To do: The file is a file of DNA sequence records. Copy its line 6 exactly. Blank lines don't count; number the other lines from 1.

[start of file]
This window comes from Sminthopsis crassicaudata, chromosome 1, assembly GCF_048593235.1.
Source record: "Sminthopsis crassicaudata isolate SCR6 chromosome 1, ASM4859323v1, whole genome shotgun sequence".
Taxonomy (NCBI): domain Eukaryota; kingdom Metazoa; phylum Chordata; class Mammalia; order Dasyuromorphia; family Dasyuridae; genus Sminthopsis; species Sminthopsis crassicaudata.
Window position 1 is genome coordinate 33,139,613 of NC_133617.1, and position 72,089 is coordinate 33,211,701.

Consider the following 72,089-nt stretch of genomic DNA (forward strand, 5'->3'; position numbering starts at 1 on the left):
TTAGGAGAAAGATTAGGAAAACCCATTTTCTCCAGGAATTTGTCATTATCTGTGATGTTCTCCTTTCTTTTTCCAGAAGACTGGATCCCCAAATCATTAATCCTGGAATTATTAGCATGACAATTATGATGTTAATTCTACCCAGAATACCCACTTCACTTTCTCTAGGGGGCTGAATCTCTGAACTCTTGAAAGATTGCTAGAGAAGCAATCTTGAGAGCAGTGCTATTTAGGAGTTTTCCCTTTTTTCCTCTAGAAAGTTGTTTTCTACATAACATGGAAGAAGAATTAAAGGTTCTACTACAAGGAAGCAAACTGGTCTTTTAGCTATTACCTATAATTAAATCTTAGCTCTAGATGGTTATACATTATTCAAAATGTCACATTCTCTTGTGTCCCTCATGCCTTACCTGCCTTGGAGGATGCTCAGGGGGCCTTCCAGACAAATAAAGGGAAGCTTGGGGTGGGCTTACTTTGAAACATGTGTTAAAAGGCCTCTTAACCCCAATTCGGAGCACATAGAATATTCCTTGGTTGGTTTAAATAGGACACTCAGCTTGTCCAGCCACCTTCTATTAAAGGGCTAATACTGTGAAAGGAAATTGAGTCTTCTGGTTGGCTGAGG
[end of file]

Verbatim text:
TTAGGAGAAAGATTAGGAAAACCCATTTTCTCCAGGAATTTGTCATTATCTGTGATGTTCTCCTTTCTTTTTCCAGAAGACTGGATCCCCAAATCATTAATCCTGGAATTATTAGCATGACAATTATGATGTTAATTCTACCCAGAATACCCACTTCACTTTCTCTAGGGGGCTGAATCTCTGAACTCTTGAAAGATTGCTAGAGAAGCAATCTTGAGAGCAGTGCTATTTAGGAGTTTTCCCTTTTTTCCTCTAGAAAGTTGTTTTCTACATAACATGGAAGAAGAATTAAAGGTTCTACTACAAGGAAGCAAACTGGTCTTTTAGCTATTACCTATAATTAAATCTTAGCTCTAGATGGTTATACATTATTCAAAATGTCACATTCTCTTGTGTCCCTCATGCCTTACCTGCCTTGGAGGATGCTCAGGGGGCCTTCCAGACAAATAAAGGGAAGCTTGGGGTGGGCTTACTTTGAAACATGTGTTAAAAGGCCTCTTAACCCCAATTCGGAGCACATAGAATATTCCTTGGTTGGTTTAAATAGGACACTCAGCTTGTCCAGCCACCTTCTATTAAAGGGCTAATACTGTGAAAGGAAATTGAGTCTTCTGGTTGGCTGAGG